W. isn't controversial. In fact, it's sometimes funny and often boring. That's especially odd considering the notoriety surrounding director Oliver Stone's past biopics and the ease with which talented filmmakers have skewered President George W. Bush, who's currently polling about as well as lung cancer.

W. isn't controversial. In fact, it's sometimes funny and often boring.

That's especially odd considering the notoriety surrounding director Oliver Stone's past biopics and the ease with which talented filmmakers have skewered President George W. Bush, who's currently polling about as well as lung cancer.

The film bounces between Bush's (John Brolin) hawkish decision to invade Iraq and his formative years as a Yale University student and ambitious Texan politician. Scenes hinge on his heavy drinking, troubled relationship with his father (James Cromwell) and ultimate conversion to the fundamental Christian faith that guided him throughout his political career.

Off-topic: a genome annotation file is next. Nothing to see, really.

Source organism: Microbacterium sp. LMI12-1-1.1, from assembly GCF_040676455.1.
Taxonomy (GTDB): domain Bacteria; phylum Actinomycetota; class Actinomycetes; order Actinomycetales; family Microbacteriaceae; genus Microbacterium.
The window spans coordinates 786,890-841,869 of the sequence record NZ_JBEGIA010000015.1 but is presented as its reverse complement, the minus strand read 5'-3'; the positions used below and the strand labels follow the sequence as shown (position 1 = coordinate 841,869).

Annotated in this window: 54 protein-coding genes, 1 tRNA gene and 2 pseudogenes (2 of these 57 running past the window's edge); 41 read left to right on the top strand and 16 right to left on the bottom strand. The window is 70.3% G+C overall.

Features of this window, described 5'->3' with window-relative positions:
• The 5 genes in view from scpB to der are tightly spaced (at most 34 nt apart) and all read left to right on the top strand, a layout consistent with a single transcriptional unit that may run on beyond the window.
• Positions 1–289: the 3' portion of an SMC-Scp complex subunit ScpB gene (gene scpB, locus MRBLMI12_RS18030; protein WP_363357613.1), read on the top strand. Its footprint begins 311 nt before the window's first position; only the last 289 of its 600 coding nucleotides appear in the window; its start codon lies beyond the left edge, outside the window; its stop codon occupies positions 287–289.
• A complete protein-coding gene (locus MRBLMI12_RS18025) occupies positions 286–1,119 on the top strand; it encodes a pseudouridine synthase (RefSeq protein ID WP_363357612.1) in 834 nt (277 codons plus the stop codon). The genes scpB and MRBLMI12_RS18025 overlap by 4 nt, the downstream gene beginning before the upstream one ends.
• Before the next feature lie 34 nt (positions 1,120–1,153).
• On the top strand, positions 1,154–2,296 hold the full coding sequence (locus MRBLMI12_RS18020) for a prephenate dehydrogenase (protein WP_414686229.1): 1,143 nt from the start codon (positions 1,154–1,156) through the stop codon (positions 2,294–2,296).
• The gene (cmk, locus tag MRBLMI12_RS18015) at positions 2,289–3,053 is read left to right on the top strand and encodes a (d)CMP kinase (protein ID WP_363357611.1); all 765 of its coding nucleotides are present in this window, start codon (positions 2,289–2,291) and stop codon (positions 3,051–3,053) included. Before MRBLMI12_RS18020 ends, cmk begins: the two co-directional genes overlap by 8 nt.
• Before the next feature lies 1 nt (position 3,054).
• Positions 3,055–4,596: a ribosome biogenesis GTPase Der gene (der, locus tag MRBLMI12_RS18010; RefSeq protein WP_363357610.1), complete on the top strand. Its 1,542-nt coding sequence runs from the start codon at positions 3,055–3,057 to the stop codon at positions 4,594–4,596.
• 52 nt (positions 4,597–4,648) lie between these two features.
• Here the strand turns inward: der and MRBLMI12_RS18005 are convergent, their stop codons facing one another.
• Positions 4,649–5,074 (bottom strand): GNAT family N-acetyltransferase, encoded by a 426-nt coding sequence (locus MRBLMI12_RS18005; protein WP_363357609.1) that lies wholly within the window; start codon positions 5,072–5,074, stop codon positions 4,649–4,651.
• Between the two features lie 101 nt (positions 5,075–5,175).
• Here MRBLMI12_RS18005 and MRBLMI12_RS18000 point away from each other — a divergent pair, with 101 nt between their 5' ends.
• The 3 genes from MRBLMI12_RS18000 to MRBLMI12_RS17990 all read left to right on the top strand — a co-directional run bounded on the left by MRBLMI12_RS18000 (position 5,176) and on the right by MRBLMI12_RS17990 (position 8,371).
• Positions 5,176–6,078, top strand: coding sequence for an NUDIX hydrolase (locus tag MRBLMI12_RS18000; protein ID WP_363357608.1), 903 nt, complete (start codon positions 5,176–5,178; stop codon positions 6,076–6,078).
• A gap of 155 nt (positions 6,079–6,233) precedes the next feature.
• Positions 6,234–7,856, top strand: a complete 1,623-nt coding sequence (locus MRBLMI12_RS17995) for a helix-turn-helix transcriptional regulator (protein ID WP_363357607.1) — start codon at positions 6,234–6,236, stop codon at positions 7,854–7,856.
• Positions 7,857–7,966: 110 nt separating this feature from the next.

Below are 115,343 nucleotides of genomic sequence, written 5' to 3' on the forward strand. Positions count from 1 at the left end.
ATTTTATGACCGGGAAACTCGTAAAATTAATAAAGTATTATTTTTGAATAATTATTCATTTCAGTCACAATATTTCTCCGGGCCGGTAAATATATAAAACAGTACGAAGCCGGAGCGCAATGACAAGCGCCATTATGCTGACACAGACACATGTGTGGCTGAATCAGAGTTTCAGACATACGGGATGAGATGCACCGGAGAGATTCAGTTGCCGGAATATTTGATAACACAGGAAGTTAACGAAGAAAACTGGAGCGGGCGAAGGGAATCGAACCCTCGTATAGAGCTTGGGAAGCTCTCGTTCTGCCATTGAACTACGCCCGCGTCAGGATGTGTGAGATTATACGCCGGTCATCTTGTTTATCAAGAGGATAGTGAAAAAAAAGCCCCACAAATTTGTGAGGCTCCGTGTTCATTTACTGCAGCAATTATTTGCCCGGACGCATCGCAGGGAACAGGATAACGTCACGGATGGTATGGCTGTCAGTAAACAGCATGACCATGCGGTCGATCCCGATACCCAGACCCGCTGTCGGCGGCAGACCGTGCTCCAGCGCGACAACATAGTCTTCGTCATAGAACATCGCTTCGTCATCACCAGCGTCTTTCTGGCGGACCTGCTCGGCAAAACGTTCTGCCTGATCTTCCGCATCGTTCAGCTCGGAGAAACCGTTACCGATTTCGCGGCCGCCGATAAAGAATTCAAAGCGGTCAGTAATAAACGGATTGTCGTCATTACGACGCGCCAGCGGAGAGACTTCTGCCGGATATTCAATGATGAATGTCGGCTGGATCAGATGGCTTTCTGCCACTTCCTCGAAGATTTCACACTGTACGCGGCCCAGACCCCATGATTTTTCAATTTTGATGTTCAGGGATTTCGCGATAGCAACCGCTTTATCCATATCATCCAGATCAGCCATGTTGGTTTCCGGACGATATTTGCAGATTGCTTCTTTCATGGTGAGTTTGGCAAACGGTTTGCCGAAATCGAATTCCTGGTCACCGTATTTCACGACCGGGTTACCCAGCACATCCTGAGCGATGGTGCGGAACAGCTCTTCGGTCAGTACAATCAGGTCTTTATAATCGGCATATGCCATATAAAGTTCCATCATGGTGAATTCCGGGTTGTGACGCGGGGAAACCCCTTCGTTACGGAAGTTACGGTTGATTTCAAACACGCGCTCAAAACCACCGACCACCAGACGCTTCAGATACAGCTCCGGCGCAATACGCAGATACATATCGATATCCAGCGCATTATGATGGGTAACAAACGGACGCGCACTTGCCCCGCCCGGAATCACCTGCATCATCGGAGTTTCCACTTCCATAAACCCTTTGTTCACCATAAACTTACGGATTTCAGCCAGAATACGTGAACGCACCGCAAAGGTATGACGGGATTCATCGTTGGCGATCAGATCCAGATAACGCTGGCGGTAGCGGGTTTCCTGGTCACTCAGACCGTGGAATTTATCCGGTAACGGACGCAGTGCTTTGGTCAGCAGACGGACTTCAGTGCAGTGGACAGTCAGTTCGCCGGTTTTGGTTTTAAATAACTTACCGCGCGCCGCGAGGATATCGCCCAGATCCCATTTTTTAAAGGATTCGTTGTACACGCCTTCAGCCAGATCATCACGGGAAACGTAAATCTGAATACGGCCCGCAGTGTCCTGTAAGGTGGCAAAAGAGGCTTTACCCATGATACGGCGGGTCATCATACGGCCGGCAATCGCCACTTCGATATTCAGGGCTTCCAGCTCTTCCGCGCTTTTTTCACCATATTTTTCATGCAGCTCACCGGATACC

Stone and screenwriter Stanley Weiser consistently tread middle ground: too subjective to claim accuracy, too tame to spark interest. Except for Brolin and Richard Dreyfuss as Vice President Dick Cheney, the all-star cast is unwaveringly stiff - what happens when a movie condenses decades of complex history and critiques the means and ends of its major players.

"W."

Opens Friday

Grade: C

Gentler scenes show Bush as a well-meaning simpleton surrounded by a cast of manipulative, neo-conservative bullies. Harsher scenes portray him as a megalomaniac driven to succeed at any cost.

But here's the problem: You've likely viewed the president both ways sometime during the past eight years. The most interesting thing brought to light in this 11th-hour potshot is that Bush really just wanted to play baseball.